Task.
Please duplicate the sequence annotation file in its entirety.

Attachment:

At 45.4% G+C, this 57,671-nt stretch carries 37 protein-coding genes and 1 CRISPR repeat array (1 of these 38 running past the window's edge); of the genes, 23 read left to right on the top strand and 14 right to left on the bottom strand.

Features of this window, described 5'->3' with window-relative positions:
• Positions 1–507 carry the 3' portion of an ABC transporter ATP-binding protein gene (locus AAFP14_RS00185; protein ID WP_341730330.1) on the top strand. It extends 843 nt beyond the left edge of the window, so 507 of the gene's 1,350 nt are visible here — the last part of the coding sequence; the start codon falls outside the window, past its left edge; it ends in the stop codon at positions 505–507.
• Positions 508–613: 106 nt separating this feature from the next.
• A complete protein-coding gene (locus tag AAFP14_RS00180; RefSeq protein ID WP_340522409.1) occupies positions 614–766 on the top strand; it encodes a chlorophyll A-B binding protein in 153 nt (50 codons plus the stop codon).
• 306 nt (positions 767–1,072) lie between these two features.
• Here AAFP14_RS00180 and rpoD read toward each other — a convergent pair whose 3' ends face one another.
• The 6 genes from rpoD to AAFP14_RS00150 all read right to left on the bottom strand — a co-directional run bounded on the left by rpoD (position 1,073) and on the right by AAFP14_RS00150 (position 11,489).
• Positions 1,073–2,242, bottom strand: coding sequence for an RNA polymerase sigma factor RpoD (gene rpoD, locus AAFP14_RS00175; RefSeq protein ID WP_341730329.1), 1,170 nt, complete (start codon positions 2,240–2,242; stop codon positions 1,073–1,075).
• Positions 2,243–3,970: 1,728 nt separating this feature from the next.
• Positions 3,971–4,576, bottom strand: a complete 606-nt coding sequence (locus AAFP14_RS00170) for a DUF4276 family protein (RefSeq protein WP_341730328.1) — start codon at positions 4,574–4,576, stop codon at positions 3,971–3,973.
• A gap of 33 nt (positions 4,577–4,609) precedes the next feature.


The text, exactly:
At 45.4% G+C, this 57,671-nt stretch carries 37 protein-coding genes and 1 CRISPR repeat array (1 of these 38 running past the window's edge); of the genes, 23 read left to right on the top strand and 14 right to left on the bottom strand.

Features of this window, described 5'->3' with window-relative positions:
• Positions 1–507 carry the 3' portion of an ABC transporter ATP-binding protein gene (locus AAFP14_RS00185; protein ID WP_341730330.1) on the top strand. It extends 843 nt beyond the left edge of the window, so 507 of the gene's 1,350 nt are visible here — the last part of the coding sequence; the start codon falls outside the window, past its left edge; it ends in the stop codon at positions 505–507.
• Positions 508–613: 106 nt separating this feature from the next.
• A complete protein-coding gene (locus tag AAFP14_RS00180; RefSeq protein ID WP_340522409.1) occupies positions 614–766 on the top strand; it encodes a chlorophyll A-B binding protein in 153 nt (50 codons plus the stop codon).
• 306 nt (positions 767–1,072) lie between these two features.
• Here AAFP14_RS00180 and rpoD read toward each other — a convergent pair whose 3' ends face one another.
• The 6 genes from rpoD to AAFP14_RS00150 all read right to left on the bottom strand — a co-directional run bounded on the left by rpoD (position 1,073) and on the right by AAFP14_RS00150 (position 11,489).
• Positions 1,073–2,242, bottom strand: coding sequence for an RNA polymerase sigma factor RpoD (gene rpoD, locus AAFP14_RS00175; RefSeq protein ID WP_341730329.1), 1,170 nt, complete (start codon positions 2,240–2,242; stop codon positions 1,073–1,075).
• Positions 2,243–3,970: 1,728 nt separating this feature from the next.
• Positions 3,971–4,576, bottom strand: a complete 606-nt coding sequence (locus AAFP14_RS00170) for a DUF4276 family protein (RefSeq protein WP_341730328.1) — start codon at positions 4,574–4,576, stop codon at positions 3,971–3,973.
• A gap of 33 nt (positions 4,577–4,609) precedes the next feature.